The Ka Ala Hele Makalae Trail (“The path that goes by the coast”) is a visionary 17-mile coastal trail on the eastern shore of Kaua‘i is one of the latest participants in the “Rails to Trails” nation-wide project. Upon its completion, the multi-use trail will link Nawiliwili in the south and Anahola in the north, providing a scenic pathway perfect for breathtaking bike rides and scenic sunset strolls. Currently, two completed segments provide stunning views of the Kaua‘i coastline (four more are in the works); the first connects Lydgate Park to Wailua Beach Park, and the second links Kapa`a to Ahihi Point. The two miles between the finished segments has yet to be completed, though they are connected by a highway (caution is advised if cycling on it, walking is not advised).
Rails to Ke Ala Hele Makalae Trails
The initial segments of the Ke Ala Hele Makalae Trail are comprised of old railways that hauled Kaua‘i’s sugarcane crops from the agricultural fields to the processing plants and harbor towns. Now these scenic paved pathways provide wide lanes for biking, walking, and jogging. The southern segment can be accessed from the parking lot at Lydgate Park, where facilities are available. In the north, Waipouli Beach Park and Kapaa Beach Park both connect to the northern segment and feature parking, restrooms, and shower facilities.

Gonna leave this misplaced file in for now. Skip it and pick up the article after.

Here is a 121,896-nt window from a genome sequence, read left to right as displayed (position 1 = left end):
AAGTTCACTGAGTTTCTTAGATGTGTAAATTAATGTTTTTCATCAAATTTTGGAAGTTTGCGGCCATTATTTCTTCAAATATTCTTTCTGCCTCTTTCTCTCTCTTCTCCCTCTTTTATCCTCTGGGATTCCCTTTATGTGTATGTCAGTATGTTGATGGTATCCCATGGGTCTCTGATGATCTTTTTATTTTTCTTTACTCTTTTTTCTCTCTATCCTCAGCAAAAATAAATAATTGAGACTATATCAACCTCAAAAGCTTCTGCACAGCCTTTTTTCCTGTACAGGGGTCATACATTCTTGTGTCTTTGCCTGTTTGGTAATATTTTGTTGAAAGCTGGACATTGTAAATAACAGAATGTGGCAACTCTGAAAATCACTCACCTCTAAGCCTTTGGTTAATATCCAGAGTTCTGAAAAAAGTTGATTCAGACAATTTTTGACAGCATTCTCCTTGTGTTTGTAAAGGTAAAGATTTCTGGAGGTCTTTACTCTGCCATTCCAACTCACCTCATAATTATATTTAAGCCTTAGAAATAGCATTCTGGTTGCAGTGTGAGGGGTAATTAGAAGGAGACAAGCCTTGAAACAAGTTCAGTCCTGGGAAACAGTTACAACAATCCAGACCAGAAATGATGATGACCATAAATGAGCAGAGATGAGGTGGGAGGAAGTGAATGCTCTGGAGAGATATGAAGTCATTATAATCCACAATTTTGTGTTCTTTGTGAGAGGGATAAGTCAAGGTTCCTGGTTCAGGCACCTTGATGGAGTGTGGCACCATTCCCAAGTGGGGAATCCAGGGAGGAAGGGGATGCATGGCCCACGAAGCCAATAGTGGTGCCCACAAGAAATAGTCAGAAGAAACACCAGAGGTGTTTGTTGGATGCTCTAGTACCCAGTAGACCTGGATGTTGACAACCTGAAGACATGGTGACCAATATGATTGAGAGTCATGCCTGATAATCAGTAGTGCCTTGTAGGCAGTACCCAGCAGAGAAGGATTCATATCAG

Sights and Attractions
One of the highlights of the Ke Ala Hele Makalae Trail is Lydgate Park and its twin lagoons protected from high surf by a stone seawall. The calm waters here are perfect for beginning swimmers and small children, and picnic areas and playgrounds make this a popular daytime destination. Take the trail heading north from the park and you will encounter the first of two dozen interpretive signs that highlight the natural ecosystems, native species, and archeological sites along the heritage route. Remains of heiaus and fishing villages can be seen, and the signs indicate the native place names for indigenous plants as well as the network of streams and canals native Hawaiians used to access the island’s interior (just to the north, the Wailua River is the state’s largest and only navigable river). Along the way the beautiful, scenic path is lined with swaying palm trees, making it a relaxing way to explore this beautiful and historic coastline. Keep an eye out on the coves and waters of the Pacific Ocean below, as native species like monk seals and humpback whales (visitors during the winter months) are commonly seen.
Currently, work on connecting the trail segments continues, but even the separated pathways offer a beautiful stroll (7 miles in total) along a historic and beautiful portion of Kaua‘i that you might otherwise miss.